Cuomo to Get $5 Million Payment From Pandemic Leadership Book


New York Governor Andrew Cuomo will get more than $5 million from a book he wrote during the pandemic that has attracted scrutiny for allegations he misused state resources, according to 2020 tax returns released Monday.

The lucrative contract boosted Cuomo’s net income more than fivefold to $1.5 million in 2020, from just over $280,000 in 2019, according to tax documents made available for reporters to view on Monday at the Capitol in Albany. The disclosure underscores the high financial stakes for Cuomo, 63, who has been accused of using staff and other resources to write, edit and market his book as New York was fighting back from being the U.S. epicenter of the pandemic.

Misconduct claims related to the book are under investigation by state Attorney General Letitia James, who is overseeing a separate probe into claims of sexual misconduct and harassment by several current and former employees. Cuomo, who has said any employee work on the book was voluntary, also faces an impeachment inquiry by the state Assembly.

Cuomo’s office declined to say whether the governor paid any staff members for work on the book and whether the contract had any claw-back clauses if the attorney general’s investigation finds any wrongdoing.

The contract for “American Crisis: Leadership Lessons from the Covid-19 Pandemic,” which was released in October by Crown Publishing Group, calls for payment of $3.1 million in the last taxable year and an additional $2 million over the following two years. That's significantly more than the $188,000 advance for his previous book, a memoir published around the start of his second term in 2014. It’s also substantially larger than the $500,000 advance that Politico said Vice President Kamala Harris got for her political memoir “The Truths We Hold” and the $300,000 Senator Elizabeth Warren got for her book, “This Fight Is Our Fight.”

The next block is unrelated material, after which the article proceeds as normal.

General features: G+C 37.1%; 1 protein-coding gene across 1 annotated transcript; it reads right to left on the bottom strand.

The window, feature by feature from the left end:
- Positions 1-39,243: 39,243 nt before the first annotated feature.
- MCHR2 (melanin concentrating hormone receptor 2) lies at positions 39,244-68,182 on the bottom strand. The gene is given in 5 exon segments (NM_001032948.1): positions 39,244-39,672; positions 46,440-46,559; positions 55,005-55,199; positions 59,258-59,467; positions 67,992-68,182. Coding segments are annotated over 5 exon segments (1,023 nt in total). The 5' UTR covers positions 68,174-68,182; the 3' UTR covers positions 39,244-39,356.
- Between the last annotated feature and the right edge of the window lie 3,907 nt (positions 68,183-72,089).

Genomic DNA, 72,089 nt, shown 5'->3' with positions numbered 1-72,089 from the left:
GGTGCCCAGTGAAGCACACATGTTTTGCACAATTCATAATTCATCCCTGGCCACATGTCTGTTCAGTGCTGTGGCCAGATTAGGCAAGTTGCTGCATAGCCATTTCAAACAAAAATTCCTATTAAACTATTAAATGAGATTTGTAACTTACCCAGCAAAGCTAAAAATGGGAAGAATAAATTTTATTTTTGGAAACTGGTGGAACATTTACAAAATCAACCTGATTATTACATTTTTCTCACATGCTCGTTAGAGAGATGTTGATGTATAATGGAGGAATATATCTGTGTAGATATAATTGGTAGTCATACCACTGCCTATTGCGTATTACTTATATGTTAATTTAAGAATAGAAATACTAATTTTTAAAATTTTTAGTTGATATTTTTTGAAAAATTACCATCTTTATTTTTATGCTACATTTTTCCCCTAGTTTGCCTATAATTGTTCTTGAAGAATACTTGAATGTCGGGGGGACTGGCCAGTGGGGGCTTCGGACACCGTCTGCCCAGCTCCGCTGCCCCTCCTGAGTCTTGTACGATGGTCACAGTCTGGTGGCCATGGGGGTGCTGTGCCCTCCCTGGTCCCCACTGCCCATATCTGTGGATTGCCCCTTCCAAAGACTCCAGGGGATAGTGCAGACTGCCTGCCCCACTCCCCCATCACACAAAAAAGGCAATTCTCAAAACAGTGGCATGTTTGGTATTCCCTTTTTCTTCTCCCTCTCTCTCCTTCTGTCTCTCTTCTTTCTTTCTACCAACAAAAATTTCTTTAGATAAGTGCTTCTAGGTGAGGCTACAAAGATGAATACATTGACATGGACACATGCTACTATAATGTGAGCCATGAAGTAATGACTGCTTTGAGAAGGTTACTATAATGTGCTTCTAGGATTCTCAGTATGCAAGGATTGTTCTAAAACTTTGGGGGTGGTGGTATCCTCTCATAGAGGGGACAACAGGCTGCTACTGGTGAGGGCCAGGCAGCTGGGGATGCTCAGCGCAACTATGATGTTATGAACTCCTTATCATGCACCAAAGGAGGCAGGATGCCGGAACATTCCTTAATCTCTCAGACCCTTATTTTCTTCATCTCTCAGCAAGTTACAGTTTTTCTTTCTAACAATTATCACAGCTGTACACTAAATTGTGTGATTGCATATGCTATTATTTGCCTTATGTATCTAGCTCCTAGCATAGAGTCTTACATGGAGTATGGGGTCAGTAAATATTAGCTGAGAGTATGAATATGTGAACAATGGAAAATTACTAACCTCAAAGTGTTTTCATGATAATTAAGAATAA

In Cuomo’s latest book, the Democratic governor recounted how New York responded to Covid-19, tapping the truisms he cultivated over months of daily virus briefings that became must-see television and earned him an Emmy Award.

But in March, Bloomberg News reported that sales of Cuomo’s pandemic book dried up as investigations mounted over sexual-harassment allegations and accusations his administration deliberately covered up Covid-19 nursing-home deaths.

Sales saw a “precipitous drop,” according to Kristen McLean, an analyst at NPD Group, a market researcher. Just 300 copies of the book moved in February, marking the worst-performing month since its release, according to NPD. The book had sold more than 45,800 units since its mid-October release, NPD said.

Cuomo’s office said the third-term governor donated $500,000 of book proceeds to the United Way of New York State for Covid relief and vaccination efforts. The remaining $1 million was directed to a trust for his three daughters in equal shares, according to a letter from accountant PricewaterhouseCoopers LLP reviewed by Bloomberg News.

The governor paid $1.2 million in federal taxes and $303,000 in state taxes, according to the tax documents. His federal effective tax rate was 37.3% and the state effective rate was 8.8%, according to the documents.

©2021 Bloomberg L.P.

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